Sibonakaliso Mavuka ( Social Investment Specialist ) |
Meeting the National Development Plan’s (NDP) targets, including the eradication of poverty by 2030, will depend on the amount of resources available. A large part of these resources consist of government transfers. However, with a slowing economy, declining tax revenue and a looming downgrade, it is expected that government will have no choice but to reduce its budget for social spending in the near future. The above also holds for philanthropic funders such as foundations and other social investment vehicles, given increased economic pressure. (No quantifiable numbers are available for the South African context, but the United Nations Conference on Trade and Development has estimated the annual investment gap to fund the sustainable development goals in developing countries is around US$2.5 trillion annually.)
Such an environment calls for development funders to start exploring innovative funding models, especially ones that unlock new forms of capital that go beyond traditional grantmaking. One such source of financing includes traditional private sector capital invested in pension funds and insurers, which represent a significant supply of capital that could fund sustainable development. The levels of such private sector investment flowing to development-related social enterprises and projects remains relatively low in both South Africa and emerging markets. Translating these assets into development-compatible investment will be important in future, with the potential being greater in sectors such as education, health, climate resilience, water, sanitation and social housing.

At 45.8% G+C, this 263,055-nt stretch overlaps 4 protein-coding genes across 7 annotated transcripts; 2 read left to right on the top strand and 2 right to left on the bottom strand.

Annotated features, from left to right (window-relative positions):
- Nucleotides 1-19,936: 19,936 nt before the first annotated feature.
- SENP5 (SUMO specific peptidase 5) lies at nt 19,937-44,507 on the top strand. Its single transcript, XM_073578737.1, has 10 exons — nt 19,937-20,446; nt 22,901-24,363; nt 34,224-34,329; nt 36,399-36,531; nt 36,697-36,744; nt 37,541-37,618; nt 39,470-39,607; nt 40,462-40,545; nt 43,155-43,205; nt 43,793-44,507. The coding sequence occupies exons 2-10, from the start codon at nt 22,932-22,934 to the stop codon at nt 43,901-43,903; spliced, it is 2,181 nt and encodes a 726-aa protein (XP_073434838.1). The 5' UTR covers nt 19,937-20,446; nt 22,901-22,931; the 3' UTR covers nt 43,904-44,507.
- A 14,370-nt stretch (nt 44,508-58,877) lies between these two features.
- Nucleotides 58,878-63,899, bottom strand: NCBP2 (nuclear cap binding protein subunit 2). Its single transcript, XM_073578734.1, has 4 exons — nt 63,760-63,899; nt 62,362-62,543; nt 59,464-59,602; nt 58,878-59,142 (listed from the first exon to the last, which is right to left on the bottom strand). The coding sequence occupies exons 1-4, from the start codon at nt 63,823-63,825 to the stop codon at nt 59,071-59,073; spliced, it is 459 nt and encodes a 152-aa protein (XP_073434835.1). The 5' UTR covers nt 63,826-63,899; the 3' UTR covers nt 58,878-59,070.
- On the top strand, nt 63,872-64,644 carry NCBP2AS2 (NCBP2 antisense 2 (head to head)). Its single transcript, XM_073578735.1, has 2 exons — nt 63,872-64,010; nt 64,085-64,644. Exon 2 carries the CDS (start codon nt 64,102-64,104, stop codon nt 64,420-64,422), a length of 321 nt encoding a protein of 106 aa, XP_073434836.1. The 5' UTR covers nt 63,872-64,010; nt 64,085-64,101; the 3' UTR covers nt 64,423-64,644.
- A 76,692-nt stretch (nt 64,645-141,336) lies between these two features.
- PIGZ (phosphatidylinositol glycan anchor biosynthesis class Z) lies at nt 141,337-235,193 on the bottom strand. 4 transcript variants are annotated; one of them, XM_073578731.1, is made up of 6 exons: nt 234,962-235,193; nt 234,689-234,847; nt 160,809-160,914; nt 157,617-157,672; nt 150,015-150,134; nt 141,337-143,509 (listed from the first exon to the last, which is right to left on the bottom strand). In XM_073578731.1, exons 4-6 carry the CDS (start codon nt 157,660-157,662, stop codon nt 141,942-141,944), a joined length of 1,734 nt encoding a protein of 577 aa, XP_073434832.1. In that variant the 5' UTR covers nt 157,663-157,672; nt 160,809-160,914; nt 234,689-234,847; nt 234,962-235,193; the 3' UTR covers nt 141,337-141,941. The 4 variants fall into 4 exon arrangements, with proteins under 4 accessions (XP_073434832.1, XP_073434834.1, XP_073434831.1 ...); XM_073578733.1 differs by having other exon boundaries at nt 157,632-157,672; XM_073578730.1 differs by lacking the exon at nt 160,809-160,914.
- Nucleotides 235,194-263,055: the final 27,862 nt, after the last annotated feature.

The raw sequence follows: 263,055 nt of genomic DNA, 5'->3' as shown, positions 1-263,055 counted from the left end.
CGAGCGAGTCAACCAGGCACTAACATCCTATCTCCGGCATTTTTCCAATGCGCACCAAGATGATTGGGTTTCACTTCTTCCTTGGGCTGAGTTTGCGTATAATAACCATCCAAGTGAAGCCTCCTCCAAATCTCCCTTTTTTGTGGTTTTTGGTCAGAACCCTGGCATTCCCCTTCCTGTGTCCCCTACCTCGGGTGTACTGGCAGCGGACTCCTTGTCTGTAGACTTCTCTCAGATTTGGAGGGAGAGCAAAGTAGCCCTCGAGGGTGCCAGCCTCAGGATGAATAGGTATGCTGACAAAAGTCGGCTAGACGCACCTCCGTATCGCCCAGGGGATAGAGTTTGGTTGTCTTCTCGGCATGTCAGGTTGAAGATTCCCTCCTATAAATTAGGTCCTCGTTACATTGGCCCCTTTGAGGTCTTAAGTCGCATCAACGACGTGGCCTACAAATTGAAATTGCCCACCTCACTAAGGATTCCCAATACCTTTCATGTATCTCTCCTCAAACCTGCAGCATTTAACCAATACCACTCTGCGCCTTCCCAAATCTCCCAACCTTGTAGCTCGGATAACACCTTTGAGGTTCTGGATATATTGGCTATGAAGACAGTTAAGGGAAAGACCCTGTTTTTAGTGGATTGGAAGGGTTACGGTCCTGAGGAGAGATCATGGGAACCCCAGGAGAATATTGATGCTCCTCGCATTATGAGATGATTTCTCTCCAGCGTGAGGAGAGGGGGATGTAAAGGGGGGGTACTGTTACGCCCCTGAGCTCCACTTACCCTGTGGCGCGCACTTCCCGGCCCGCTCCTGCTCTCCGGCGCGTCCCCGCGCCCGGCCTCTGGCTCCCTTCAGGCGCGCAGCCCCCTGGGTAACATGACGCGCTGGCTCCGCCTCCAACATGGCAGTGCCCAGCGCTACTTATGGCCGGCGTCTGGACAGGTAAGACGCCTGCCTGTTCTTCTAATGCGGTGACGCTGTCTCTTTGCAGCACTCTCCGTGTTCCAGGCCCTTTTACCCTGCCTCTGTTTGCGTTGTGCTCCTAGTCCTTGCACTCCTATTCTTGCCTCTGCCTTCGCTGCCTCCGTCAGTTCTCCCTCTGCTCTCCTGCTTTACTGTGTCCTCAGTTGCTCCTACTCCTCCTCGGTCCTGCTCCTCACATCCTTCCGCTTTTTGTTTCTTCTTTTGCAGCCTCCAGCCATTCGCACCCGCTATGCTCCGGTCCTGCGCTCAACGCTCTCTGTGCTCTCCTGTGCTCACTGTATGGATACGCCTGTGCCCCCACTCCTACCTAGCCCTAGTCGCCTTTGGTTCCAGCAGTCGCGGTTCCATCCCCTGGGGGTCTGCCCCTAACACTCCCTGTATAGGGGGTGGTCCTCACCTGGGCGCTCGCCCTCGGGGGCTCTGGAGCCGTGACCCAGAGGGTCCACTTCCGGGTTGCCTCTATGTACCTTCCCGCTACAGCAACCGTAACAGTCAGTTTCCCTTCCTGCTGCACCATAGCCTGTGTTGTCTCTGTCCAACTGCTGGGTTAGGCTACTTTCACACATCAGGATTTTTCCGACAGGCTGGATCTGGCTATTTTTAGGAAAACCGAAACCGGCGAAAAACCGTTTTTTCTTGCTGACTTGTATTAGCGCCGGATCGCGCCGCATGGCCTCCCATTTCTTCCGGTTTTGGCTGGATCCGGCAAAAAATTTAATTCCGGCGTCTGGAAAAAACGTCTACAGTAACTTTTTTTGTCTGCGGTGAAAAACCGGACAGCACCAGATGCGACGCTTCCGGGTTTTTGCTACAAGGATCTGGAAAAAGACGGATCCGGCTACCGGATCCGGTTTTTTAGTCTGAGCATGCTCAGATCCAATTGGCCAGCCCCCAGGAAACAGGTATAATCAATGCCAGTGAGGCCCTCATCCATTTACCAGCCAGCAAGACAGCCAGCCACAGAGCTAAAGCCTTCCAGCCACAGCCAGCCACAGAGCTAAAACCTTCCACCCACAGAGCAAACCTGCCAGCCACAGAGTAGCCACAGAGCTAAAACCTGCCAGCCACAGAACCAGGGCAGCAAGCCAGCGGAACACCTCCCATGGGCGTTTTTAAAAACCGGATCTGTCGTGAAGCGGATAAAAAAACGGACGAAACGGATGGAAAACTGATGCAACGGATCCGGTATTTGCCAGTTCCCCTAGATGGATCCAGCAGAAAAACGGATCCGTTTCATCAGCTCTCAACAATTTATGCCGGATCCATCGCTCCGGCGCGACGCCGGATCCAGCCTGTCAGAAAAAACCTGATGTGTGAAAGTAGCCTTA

A mechanism available to development funders that crowds-in private capital into development is Blended Finance. This concept has gained much traction internationally in recent years and refers to the strategic use of development and philanthropic funds to mobilise private capital for high-impact initiatives. Through this financing mechanism, development funders can expand the impact of their limited resources by leveraging billions of rands in capital sitting with private investors, and thus closing the substantial (local and global) development funding gap.
According to the World Economic Forum (WEF), Blended Finance consists of three main characteristics: Leverage– the use of grant funding to attract private financing into deals; Impact– investments that drive social, environmental and economic progress; and Returns– financial returns for private investors in line with real and perceived risk.
Read more info here: Blended Finance_Bringing New Opportunities to the Development Sectorv2